Mini-lessons for advisers when news cycles are slow: Light for videos

Fiat lux is the Latin phrase for “Let there be light.”

Although this phrase may be referring to a deeper meaning, let’s help our students understand the importance of light when recording our videos.

Television studios with expensive lights are great, and while taking portable lighting kits with us out on a shoot would be amazing, the reality is we will most likely only have natural light available to our students for the production of their videos.

In this mini lesson, students can learn about and practice the main ways to better utilize the light that is available to them during their shoots.


Students will learn about light for their video shoots, plan for utilizing light to their advantage for their stories, and finally go out to practice on their own.

The mini-lesson

1. Begin by having your students recite this mantra: “The main light source goes behind the camera, not my subject!”

If your students remember NOTHING else but this mantra, they will be successful. Most times we will only have the sun, or a fluorescent light, or a lamp to use for our MAIN light source. In other words, we may only have ONE main light source on our shoot. When this is the case, make sure that MAIN light source is always BEHIND THE CAMERA, not the subject.

2. Next students should read the article The Standard 3-Point Lighting Technique and watch the accompanying video.

The most important lesson here is to understand the concept of why you should try to find light for these three areas of your subject while recording. The reality is our students may not be able to provide light to these three areas. If you can, please do! But if you can’t, at least understand the premise so your students can find light in the locations they record to position their subjects in such a way the light will shine on the most important visual areas.

3. Now watch the following videos, which demo the good, the bad, and the ugly for how-to, and how-not-to, use light for when shooting your video.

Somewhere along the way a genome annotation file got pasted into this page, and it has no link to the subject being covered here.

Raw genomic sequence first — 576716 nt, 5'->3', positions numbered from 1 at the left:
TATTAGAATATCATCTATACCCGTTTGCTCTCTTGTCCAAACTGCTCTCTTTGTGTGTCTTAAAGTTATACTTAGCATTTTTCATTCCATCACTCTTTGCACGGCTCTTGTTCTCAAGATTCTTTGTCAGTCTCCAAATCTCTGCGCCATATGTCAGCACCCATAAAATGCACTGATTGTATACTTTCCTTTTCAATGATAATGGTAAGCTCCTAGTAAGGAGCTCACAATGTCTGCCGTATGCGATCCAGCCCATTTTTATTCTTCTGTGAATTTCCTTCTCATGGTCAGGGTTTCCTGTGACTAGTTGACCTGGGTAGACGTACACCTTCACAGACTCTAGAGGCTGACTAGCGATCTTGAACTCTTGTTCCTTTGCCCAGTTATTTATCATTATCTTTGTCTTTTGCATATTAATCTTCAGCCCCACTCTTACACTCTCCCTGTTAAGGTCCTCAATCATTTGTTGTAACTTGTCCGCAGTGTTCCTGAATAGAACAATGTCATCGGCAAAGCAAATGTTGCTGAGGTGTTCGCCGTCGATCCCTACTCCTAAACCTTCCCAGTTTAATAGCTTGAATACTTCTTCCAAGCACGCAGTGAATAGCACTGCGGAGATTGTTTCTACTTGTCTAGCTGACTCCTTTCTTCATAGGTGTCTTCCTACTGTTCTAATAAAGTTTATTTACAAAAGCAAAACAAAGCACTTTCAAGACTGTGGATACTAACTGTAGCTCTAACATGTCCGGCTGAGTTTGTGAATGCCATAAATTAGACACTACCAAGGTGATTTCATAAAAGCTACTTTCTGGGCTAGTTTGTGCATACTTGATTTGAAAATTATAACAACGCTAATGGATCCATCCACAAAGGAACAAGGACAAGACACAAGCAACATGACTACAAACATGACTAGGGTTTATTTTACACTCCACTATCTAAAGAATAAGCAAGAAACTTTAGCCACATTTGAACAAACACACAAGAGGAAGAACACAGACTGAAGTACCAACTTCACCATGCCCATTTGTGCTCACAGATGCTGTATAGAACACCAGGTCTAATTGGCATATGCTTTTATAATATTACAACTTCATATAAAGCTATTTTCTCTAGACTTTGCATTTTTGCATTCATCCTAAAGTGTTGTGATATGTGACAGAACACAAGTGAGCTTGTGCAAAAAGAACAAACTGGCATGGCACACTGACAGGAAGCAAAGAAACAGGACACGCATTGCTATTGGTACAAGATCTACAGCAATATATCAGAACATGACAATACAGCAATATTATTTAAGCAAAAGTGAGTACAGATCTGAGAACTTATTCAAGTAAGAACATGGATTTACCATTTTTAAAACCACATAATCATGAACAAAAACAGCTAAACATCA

To access even more lighting tips and tricks, visit the Vimeo Video School.


Now it’s time for your students to go out and practice on their own.

Have students create a shot sheet for these five locations:

  1. Classroom (fluorescent lights)
  2. Inside school using windows (natural light from outside)
  3. Indoor room with lamps
  4. Outside on a sunny day
  5. Outside on an overcast day

For each location, students should practice recording action shots at WIDE, MEDIUM and TIGHT distances. Students could also use this time to practice capturing natural sounds. This practice is now building upon our previous mini-lessons as well.

Once the students have captured AT LEAST one action at wide, medium and tight distances, compose an interview shot. Have your students practice interviewing each other and compose the shot paying special attention to the main light source in each location.

If it’s possible to set up the three point lighting technique, either using a light kit or the available light in the room (lamps, reflectors), that would be great.

After all students have had a turn composing shots, have them return to your computer lab and import the footage into their computers so you can conference with the groups of students and critique their work.

Discuss the following ideas:

  • Where was the main light source?
  • Was the subject clear or were shadows cast? Could there have been a way to fill in those shadows with any available light?
  • What did each student learn after reading the article, watching the videos, and practicing on their own?


By practicing and planning for a capturing the best light possible for your visual stories, students will begin to learn the importance of light in their video and hopefully start incorporating more of these lighting techniques to tell a better story.

Future video mini-lessons

Be on the lookout for mini-lessons to practice interviewing and editing footage.

Up next

Proper microphone techniques


Don Goble

Don Goble is an award-winning Broadcast, Technology, Multimedia and Film Instructor at Ladue Horton Watkins High School in St. Louis. Journalism Education Association's National Broadcast Adviser of the Year in 2015, Don is also an Apple Distinguished Educator, PBS Lead Digital Innovator and author who advocates for media and digital literacy for all learners. Don masterfully engages students to author and craft media messages to build their voice and share their story.

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